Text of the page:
Prince Alfonso de Hohenlohe-Langenburg | Spain | The Guardian

    Alfonso of Hohenlohe-Langenburg, who died of prostate cancer at the age of 79, was the prince whose dynamism turned the Spanish fishing town of Marbella into a world-famous resort. Hohenlohe came, on his father’s side, from a family whose history went back to the sixth century and they were Princes of Württemberg in Germany until Napoleon’s invasion. His mother Mercy was a Marchioness, granddaughter of a Basque adventurer who had made his fortune in Mexico. King Alfonso XIII of Spain was his godfather at a baptism in the Royal Palace.

    The Hohenlohe prince, however, lived in a century when his family’s hereditary wealth dried up. his mother lost property in the Mexican revolution; And after the fall of the Third Reich, property in Germany and Czechoslovakia disappeared behind the Iron Curtain. Alfonso grew up with private tutors in Bohemia and Spain, becoming fluent in German, Spanish, French, and English.

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    luckily for the hohenlohes, franco did not fall when hitler did. Alfonso’s father, Max, sent him to Andalusia in 1947 to look for property to revive the family fortune. In his coal-fired Rolls Royce, he stopped for a seaside picnic in picturesque Marbella. charmed by its beauty, he bought a vineyard ruined by phylloxera for 150,000 pesetas.

    unlike its neighbor torremolinos, littered with gray high-rise blocks (now in ruins) along the front, hohenlohe and his friends developed marbella with low, whitewashed andalusian houses and gardens full of palm trees. In the early 1950s he had a 16-room hotel built and began inviting the wealthy and wealthy, who happily moved from rainy Biarritz on France’s Atlantic coast to a town free of heating bills. Labor was also almost free, since Spain in the years after the civil war was completely devastated and people in the countryside were starving.

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    hohenlohe liked to see himself as a businessman, first developing marbella, then with the volkswagen dealership in mexico and then with volvo one in spain. he knew how to make money with smarts and style. “People have always called me crazy,” he said proudly in a recent interview. “first through marbella, then taking volkswagen to mexico when it was full of yankee cars, then i came back when spain had no commercial agreements with sweden”. he boasted: “I always knew how to look forward.”

    Family fortunes seemed well restored with Alfonso’s 1955 marriage to 15-year-old Ira von Fürstenberg, the heiress trustee. this sent a shiver of scandal through high society, but did not stop 400 from attending a 16-day wedding party. After all, the devout Catholic Alfonso had obtained a papal dispensation for the marriage. five years later, he needed a new divorce waiver, as anger left him for another notorious 1950s playboy, “baby” pignatari.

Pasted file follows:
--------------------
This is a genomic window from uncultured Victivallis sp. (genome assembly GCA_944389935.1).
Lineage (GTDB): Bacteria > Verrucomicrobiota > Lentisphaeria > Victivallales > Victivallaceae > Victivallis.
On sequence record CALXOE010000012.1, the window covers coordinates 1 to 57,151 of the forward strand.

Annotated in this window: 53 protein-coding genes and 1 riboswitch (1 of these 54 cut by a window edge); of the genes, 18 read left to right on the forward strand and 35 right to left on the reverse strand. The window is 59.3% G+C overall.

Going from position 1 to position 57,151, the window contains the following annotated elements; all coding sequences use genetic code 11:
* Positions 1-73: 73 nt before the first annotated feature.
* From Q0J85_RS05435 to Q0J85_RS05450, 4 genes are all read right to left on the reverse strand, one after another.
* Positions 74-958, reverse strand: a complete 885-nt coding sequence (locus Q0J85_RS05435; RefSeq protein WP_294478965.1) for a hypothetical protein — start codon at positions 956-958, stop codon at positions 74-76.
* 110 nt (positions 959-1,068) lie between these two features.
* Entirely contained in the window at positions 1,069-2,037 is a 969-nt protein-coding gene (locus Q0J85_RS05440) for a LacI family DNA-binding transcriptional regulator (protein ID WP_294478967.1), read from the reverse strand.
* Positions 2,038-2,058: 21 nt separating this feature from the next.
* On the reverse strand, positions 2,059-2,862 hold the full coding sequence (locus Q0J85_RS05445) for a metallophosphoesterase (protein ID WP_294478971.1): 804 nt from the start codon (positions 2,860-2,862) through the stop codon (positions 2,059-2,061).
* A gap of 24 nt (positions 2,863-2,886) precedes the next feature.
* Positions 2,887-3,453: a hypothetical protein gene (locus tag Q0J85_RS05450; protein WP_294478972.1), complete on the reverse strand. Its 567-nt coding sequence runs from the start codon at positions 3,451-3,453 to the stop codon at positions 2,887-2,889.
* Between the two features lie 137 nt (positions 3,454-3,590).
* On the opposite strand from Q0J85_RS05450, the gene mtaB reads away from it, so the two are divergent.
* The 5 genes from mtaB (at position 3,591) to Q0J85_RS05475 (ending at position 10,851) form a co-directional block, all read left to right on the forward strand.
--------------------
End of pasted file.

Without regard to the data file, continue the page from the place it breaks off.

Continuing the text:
The 1960s saw hohenlohe at the height of his fame, with hollywood stars, arab sheikhs and dethroned european royalty – like the duke of windsor – rubbing shoulders at his marbella club, the last word in chic and with its own helipad . Dubbed the “King of Clubs” or the “Little Prince,” Hohenlohe graced the gossip columns: Ava Gardner and Kim Novak were among his many girlfriends. he was known locally as olé-olé, referring to his hard-to-pronounce, party-loving last name.

    After having to settle $1 million on British star Jackie Lane following a brief marriage in the 1970s, he decided to avoid further wedding vows. in 1991, however, after a facelift, she married for a third time. With Marilys, a divorced Gibraltarian, several years of seclusion and apparent happiness came in a farm she bought in the hills near Ronda, with a trout lake, partridge forest and a huge library.

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    Here he also successfully grew Bordeaux grapes and marketed the wine. I could quote Rilke: “I have searched everywhere for my dream city and I have finally found it in Ronda”. Hohenlohe had sold his business interests in Marbella in 1978: mass tourism had toned down the city. the resort was sliding downhill to the nightmare parodied in jg ballard’s cocaine nights.

    hohenlohe was proud to be a prince and enjoyed the privileges this brought him in Franco’s Spain, where his projects were immune from building permits or labor laws. At the same time, he insisted that he had worked hard: “Thanks to my initiative, Marbella’s Golden Mile alone now provides 60,000 jobs.”

    Short, with a mischievous smile and an elegant mustache, Hohenlohe was at his best a celebrated bon vivant, dancer until dawn, rally driver, hunter and sportsman. “I have lived in castles, Venetian palaces and in the best hotels in the world. I have looked into the eyes of the most beautiful women,” he said. The life of this charmer with a certain self-awareness, even irony, ended sadly, as Marilys passed away suddenly in the year 2000, the same year he was diagnosed with cancer.

    hohenlohe is survived by his four children: christopher and hubertus, with his first wife, ira; Arian, with his second wife, Jackie; and desirée, with the swiss model heidi balzar.

    · prince alphonse of hohenlohe-langenburg, playboy and businessman, born 28 may 1924; died on December 21, 2003

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